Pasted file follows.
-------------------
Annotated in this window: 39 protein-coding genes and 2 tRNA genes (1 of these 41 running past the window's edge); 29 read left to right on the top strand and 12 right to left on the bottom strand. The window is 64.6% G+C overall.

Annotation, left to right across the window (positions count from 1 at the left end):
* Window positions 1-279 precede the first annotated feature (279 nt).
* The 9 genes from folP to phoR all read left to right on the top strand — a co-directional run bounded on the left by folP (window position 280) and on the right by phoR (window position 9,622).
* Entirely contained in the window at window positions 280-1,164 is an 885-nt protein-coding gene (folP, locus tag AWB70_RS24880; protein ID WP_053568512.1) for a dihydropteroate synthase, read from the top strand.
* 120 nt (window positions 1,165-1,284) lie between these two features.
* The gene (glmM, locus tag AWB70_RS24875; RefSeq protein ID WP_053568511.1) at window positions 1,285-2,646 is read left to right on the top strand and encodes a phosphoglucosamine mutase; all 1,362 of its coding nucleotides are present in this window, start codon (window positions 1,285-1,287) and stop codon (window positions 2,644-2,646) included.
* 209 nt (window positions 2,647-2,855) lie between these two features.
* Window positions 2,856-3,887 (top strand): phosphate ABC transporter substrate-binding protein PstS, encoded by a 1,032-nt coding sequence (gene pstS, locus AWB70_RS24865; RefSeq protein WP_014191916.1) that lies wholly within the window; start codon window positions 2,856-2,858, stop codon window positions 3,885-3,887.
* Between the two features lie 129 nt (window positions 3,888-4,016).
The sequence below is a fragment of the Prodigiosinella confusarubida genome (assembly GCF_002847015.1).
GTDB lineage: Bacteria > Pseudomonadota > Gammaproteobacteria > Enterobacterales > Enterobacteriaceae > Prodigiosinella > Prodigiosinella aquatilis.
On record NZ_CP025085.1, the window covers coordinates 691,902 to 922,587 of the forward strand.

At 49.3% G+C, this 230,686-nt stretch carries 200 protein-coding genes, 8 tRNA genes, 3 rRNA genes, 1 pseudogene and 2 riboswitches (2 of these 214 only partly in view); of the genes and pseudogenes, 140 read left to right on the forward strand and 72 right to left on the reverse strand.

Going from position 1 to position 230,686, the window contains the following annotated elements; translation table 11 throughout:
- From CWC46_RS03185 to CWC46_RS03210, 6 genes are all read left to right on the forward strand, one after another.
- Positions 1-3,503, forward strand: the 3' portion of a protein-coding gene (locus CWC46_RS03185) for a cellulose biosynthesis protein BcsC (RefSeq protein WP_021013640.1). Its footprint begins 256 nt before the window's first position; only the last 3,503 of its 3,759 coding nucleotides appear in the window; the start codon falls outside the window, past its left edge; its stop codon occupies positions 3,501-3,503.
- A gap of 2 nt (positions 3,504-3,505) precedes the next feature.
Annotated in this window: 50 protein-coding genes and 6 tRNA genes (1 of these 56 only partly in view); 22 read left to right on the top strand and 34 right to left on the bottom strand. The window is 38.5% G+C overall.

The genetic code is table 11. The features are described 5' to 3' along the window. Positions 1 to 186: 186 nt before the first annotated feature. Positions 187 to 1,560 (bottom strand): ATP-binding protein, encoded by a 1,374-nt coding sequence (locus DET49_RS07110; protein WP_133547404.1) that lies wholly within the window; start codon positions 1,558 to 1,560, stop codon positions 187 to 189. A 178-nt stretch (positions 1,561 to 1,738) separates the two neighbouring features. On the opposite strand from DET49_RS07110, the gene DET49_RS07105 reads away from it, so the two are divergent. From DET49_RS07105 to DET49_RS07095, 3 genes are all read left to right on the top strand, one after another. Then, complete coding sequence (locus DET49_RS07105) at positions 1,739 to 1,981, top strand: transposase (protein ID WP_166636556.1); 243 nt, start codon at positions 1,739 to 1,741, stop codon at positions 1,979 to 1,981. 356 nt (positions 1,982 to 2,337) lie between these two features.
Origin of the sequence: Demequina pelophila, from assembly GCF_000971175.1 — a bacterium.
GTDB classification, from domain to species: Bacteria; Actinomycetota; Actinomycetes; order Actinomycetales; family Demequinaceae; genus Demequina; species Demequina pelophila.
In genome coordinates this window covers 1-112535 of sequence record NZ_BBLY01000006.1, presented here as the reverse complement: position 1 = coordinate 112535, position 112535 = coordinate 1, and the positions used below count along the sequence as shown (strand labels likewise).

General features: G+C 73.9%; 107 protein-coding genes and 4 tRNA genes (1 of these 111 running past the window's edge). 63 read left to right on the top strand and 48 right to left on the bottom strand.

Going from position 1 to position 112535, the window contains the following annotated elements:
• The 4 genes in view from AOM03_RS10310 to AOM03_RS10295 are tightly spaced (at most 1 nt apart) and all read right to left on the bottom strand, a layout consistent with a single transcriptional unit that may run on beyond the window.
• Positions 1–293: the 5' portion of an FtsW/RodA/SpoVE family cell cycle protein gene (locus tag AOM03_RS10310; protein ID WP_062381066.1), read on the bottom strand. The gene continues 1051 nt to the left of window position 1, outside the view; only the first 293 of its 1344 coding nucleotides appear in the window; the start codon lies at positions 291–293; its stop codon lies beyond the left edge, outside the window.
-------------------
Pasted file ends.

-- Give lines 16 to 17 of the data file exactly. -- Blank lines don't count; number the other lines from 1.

- From CWC46_RS03185 to CWC46_RS03210, 6 genes are all read left to right on the forward strand, one after another.
- Positions 1-3,503, forward strand: the 3' portion of a protein-coding gene (locus CWC46_RS03185) for a cellulose biosynthesis protein BcsC (RefSeq protein WP_021013640.1). Its footprint begins 256 nt before the window's first position; only the last 3,503 of its 3,759 coding nucleotides appear in the window; the start codon falls outside the window, past its left edge; its stop codon occupies positions 3,501-3,503.